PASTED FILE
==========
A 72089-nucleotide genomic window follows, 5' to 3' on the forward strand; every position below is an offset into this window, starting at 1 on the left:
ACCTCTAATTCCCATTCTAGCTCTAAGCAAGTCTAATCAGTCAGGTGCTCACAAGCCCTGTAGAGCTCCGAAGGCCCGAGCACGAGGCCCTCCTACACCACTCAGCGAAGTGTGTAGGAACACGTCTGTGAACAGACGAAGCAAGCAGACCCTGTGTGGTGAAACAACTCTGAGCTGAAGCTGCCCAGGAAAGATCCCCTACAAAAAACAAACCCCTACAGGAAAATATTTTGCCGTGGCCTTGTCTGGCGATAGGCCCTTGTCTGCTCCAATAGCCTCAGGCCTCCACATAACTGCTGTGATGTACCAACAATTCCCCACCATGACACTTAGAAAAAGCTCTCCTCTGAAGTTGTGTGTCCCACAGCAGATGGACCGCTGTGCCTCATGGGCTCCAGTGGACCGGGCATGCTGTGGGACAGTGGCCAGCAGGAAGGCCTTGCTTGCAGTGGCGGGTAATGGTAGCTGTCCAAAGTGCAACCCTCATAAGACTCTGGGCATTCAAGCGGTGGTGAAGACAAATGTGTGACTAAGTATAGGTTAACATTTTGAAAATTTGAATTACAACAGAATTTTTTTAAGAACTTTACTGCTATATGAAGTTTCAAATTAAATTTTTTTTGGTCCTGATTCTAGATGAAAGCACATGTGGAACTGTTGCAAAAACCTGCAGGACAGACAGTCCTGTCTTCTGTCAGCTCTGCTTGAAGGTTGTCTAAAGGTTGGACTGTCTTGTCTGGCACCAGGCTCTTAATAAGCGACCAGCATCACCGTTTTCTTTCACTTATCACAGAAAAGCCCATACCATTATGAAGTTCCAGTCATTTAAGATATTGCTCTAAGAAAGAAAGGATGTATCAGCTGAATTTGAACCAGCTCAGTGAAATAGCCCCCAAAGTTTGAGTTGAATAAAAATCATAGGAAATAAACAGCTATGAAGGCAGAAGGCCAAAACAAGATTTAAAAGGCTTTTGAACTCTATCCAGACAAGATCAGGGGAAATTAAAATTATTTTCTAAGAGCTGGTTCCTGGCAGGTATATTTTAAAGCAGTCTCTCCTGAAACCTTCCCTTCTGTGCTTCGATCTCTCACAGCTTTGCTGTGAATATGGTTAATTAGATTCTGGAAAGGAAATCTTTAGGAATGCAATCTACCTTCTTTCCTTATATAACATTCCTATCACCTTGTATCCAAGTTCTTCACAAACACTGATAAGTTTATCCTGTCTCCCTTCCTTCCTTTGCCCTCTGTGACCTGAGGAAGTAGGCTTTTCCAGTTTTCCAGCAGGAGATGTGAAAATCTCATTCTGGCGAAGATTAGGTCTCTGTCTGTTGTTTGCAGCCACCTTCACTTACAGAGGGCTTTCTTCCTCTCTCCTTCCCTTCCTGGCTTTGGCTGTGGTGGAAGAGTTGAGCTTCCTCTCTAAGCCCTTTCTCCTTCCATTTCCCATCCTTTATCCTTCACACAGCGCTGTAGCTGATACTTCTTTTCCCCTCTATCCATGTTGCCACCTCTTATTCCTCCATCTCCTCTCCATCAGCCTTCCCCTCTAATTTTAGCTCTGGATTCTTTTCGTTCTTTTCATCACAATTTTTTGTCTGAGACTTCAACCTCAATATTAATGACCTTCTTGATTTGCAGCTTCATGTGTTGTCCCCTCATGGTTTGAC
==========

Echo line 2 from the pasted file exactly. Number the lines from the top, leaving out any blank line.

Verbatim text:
ACCTCTAATTCCCATTCTAGCTCTAAGCAAGTCTAATCAGTCAGGTGCTCACAAGCCCTGTAGAGCTCCGAAGGCCCGAGCACGAGGCCCTCCTACACCACTCAGCGAAGTGTGTAGGAACACGTCTGTGAACAGACGAAGCAAGCAGACCCTGTGTGGTGAAACAACTCTGAGCTGAAGCTGCCCAGGAAAGATCCCCTACAAAAAACAAACCCCTACAGGAAAATATTTTGCCGTGGCCTTGTCTGGCGATAGGCCCTTGTCTGCTCCAATAGCCTCAGGCCTCCACATAACTGCTGTGATGTACCAACAATTCCCCACCATGACACTTAGAAAAAGCTCTCCTCTGAAGTTGTGTGTCCCACAGCAGATGGACCGCTGTGCCTCATGGGCTCCAGTGGACCGGGCATGCTGTGGGACAGTGGCCAGCAGGAAGGCCTTGCTTGCAGTGGCGGGTAATGGTAGCTGTCCAAAGTGCAACCCTCATAAGACTCTGGGCATTCAAGCGGTGGTGAAGACAAATGTGTGACTAAGTATAGGTTAACATTTTGAAAATTTGAATTACAACAGAATTTTTTTAAGAACTTTACTGCTATATGAAGTTTCAAATTAAATTTTTTTTGGTCCTGATTCTAGATGAAAGCACATGTGGAACTGTTGCAAAAACCTGCAGGACAGACAGTCCTGTCTTCTGTCAGCTCTGCTTGAAGGTTGTCTAAAGGTTGGACTGTCTTGTCTGGCACCAGGCTCTTAATAAGCGACCAGCATCACCGTTTTCTTTCACTTATCACAGAAAAGCCCATACCATTATGAAGTTCCAGTCATTTAAGATATTGCTCTAAGAAAGAAAGGATGTATCAGCTGAATTTGAACCAGCTCAGTGAAATAGCCCCCAAAGTTTGAGTTGAATAAAAATCATAGGAAATAAACAGCTATGAAGGCAGAAGGCCAAAACAAGATTTAAAAGGCTTTTGAACTCTATCCAGACAAGATCAGGGGAAATTAAAATTATTTTCTAAGAGCTGGTTCCTGGCAGGTATATTTTAAAGCAGTCTCTCCTGAAACCTTCCCTTCTGTGCTTCGATCTCTCACAGCTTTGCTGTGAATATGGTTAATTAGATTCTGGAAAGGAAATCTTTAGGAATGCAATCTACCTTCTTTCCTTATATAACATTCCTATCACCTTGTATCCAAGTTCTTCACAAACACTGATAAGTTTATCCTGTCTCCCTTCCTTCCTTTGCCCTCTGTGACCTGAGGAAGTAGGCTTTTCCAGTTTTCCAGCAGGAGATGTGAAAATCTCATTCTGGCGAAGATTAGGTCTCTGTCTGTTGTTTGCAGCCACCTTCACTTACAGAGGGCTTTCTTCCTCTCTCCTTCCCTTCCTGGCTTTGGCTGTGGTGGAAGAGTTGAGCTTCCTCTCTAAGCCCTTTCTCCTTCCATTTCCCATCCTTTATCCTTCACACAGCGCTGTAGCTGATACTTCTTTTCCCCTCTATCCATGTTGCCACCTCTTATTCCTCCATCTCCTCTCCATCAGCCTTCCCCTCTAATTTTAGCTCTGGATTCTTTTCGTTCTTTTCATCACAATTTTTTGTCTGAGACTTCAACCTCAATATTAATGACCTTCTTGATTTGCAGCTTCATGTGTTGTCCCCTCATGGTTTGAC